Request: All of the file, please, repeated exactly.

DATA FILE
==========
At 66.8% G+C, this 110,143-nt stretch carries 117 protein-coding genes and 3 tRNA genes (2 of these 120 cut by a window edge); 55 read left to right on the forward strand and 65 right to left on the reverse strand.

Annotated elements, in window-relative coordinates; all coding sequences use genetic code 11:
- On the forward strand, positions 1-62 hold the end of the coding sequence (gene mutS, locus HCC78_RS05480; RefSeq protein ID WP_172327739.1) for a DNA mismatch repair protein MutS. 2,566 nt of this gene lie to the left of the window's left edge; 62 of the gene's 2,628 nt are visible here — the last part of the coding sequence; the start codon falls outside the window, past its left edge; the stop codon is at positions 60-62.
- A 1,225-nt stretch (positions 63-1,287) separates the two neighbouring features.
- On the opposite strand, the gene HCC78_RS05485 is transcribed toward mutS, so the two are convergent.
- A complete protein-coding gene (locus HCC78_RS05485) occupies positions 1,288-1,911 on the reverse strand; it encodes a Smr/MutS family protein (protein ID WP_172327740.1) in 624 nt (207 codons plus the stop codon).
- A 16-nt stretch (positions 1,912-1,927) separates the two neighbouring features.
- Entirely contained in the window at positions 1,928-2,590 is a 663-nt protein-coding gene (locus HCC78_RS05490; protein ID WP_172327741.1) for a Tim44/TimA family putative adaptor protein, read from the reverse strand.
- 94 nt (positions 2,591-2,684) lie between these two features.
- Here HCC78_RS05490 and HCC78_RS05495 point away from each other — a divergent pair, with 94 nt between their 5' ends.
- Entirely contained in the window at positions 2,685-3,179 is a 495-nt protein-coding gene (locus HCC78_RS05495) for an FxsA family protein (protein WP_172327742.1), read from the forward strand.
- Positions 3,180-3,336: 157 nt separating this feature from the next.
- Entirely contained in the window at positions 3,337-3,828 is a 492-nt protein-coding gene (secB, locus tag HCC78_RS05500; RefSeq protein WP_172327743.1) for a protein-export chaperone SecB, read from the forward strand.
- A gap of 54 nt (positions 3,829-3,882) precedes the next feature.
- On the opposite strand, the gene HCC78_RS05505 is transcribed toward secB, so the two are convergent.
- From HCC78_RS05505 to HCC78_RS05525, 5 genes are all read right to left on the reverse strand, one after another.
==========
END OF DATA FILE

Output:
At 66.8% G+C, this 110,143-nt stretch carries 117 protein-coding genes and 3 tRNA genes (2 of these 120 cut by a window edge); 55 read left to right on the forward strand and 65 right to left on the reverse strand.

Annotated elements, in window-relative coordinates; all coding sequences use genetic code 11:
- On the forward strand, positions 1-62 hold the end of the coding sequence (gene mutS, locus HCC78_RS05480; RefSeq protein ID WP_172327739.1) for a DNA mismatch repair protein MutS. 2,566 nt of this gene lie to the left of the window's left edge; 62 of the gene's 2,628 nt are visible here — the last part of the coding sequence; the start codon falls outside the window, past its left edge; the stop codon is at positions 60-62.
- A 1,225-nt stretch (positions 63-1,287) separates the two neighbouring features.
- On the opposite strand, the gene HCC78_RS05485 is transcribed toward mutS, so the two are convergent.
- A complete protein-coding gene (locus HCC78_RS05485) occupies positions 1,288-1,911 on the reverse strand; it encodes a Smr/MutS family protein (protein ID WP_172327740.1) in 624 nt (207 codons plus the stop codon).
- A 16-nt stretch (positions 1,912-1,927) separates the two neighbouring features.
- Entirely contained in the window at positions 1,928-2,590 is a 663-nt protein-coding gene (locus HCC78_RS05490; protein ID WP_172327741.1) for a Tim44/TimA family putative adaptor protein, read from the reverse strand.
- 94 nt (positions 2,591-2,684) lie between these two features.
- Here HCC78_RS05490 and HCC78_RS05495 point away from each other — a divergent pair, with 94 nt between their 5' ends.
- Entirely contained in the window at positions 2,685-3,179 is a 495-nt protein-coding gene (locus HCC78_RS05495) for an FxsA family protein (protein WP_172327742.1), read from the forward strand.
- Positions 3,180-3,336: 157 nt separating this feature from the next.
- Entirely contained in the window at positions 3,337-3,828 is a 492-nt protein-coding gene (secB, locus tag HCC78_RS05500; RefSeq protein WP_172327743.1) for a protein-export chaperone SecB, read from the forward strand.
- A gap of 54 nt (positions 3,829-3,882) precedes the next feature.
- On the opposite strand, the gene HCC78_RS05505 is transcribed toward secB, so the two are convergent.
- From HCC78_RS05505 to HCC78_RS05525, 5 genes are all read right to left on the reverse strand, one after another.